Tracked as CVE-2023-38606, the flaw resides in the kernel and allows a malicious app to potentially modify sensitive kernel state. The company said this has been addressed with improved state management.
“Apple is aware of a report that this issue may be actively exploited against versions of iOS released prior to iOS 15.7.1,” the tech giant said in its advisory.
It’s worth noting that CVE-2023-38606 is the third security vulnerability discovered in connection with Operation Triangulation, a sophisticated mobile cyber espionage campaign that has been targeting iOS devices since 2019 using a zero-click exploit chain. The other two zero-days, CVE-2023-32434 and CVE-2023-32435, were patched by Apple last month.
Kaspersky researchers Valentin Pashkov, Mikhail Vinogradov, Georgy Kucherin, Leonid Bezvarshenko, and Boris Larin are credited with discovering and reporting the flaw.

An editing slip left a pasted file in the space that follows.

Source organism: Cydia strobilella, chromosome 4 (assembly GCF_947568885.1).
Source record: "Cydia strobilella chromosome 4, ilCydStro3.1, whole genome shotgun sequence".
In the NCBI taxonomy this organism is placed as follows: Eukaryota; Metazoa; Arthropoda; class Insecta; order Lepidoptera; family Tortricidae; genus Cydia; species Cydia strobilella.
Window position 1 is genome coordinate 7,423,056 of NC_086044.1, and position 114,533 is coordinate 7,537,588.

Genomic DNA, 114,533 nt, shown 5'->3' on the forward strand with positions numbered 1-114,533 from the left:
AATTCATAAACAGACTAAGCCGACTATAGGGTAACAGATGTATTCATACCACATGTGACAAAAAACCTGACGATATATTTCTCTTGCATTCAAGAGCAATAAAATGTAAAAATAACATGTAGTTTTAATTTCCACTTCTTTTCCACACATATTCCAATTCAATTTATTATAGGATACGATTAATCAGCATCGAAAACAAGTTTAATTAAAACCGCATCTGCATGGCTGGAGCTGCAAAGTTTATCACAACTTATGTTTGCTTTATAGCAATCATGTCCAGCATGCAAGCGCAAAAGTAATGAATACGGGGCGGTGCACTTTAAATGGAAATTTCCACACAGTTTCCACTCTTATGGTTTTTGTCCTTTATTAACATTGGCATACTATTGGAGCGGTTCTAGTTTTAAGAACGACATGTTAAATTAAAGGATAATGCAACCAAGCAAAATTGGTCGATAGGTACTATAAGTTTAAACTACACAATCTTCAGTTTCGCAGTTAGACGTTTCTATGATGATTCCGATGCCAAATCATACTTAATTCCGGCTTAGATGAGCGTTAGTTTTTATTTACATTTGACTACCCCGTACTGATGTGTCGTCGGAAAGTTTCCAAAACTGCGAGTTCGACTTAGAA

The updates are available for the following devices and operating systems –
- iOS 16.6 and iPadOS 16.6 – iPhone 8 and later, iPad Pro (all models), iPad Air 3rd generation and later, iPad 5th generation and later, and iPad mini 5th generation and later
- iOS 15.7.8 and iPadOS 15.7.8 – iPhone 6s (all models), iPhone 7 (all models), iPhone SE (1st generation), iPad Air 2, iPad mini (4th generation), and iPod Touch (7th generation)
- macOS Ventura 13.5, macOS Monterey 12.6.8, and macOS Big Sur 11.7.9
- tvOS 16.6 – Apple TV 4K (all models) and Apple TV HD, and
- watchOS 9.6 – Apple Watch Series 4 and later
With the latest round of patches, Apple has resolved a total of 11 zero-days affecting its software since early 2023. This comes two weeks after the company published an emergency fix for a remote code execution bug in WebKit that could lead to arbitrary code execution (CVE-2023-37450).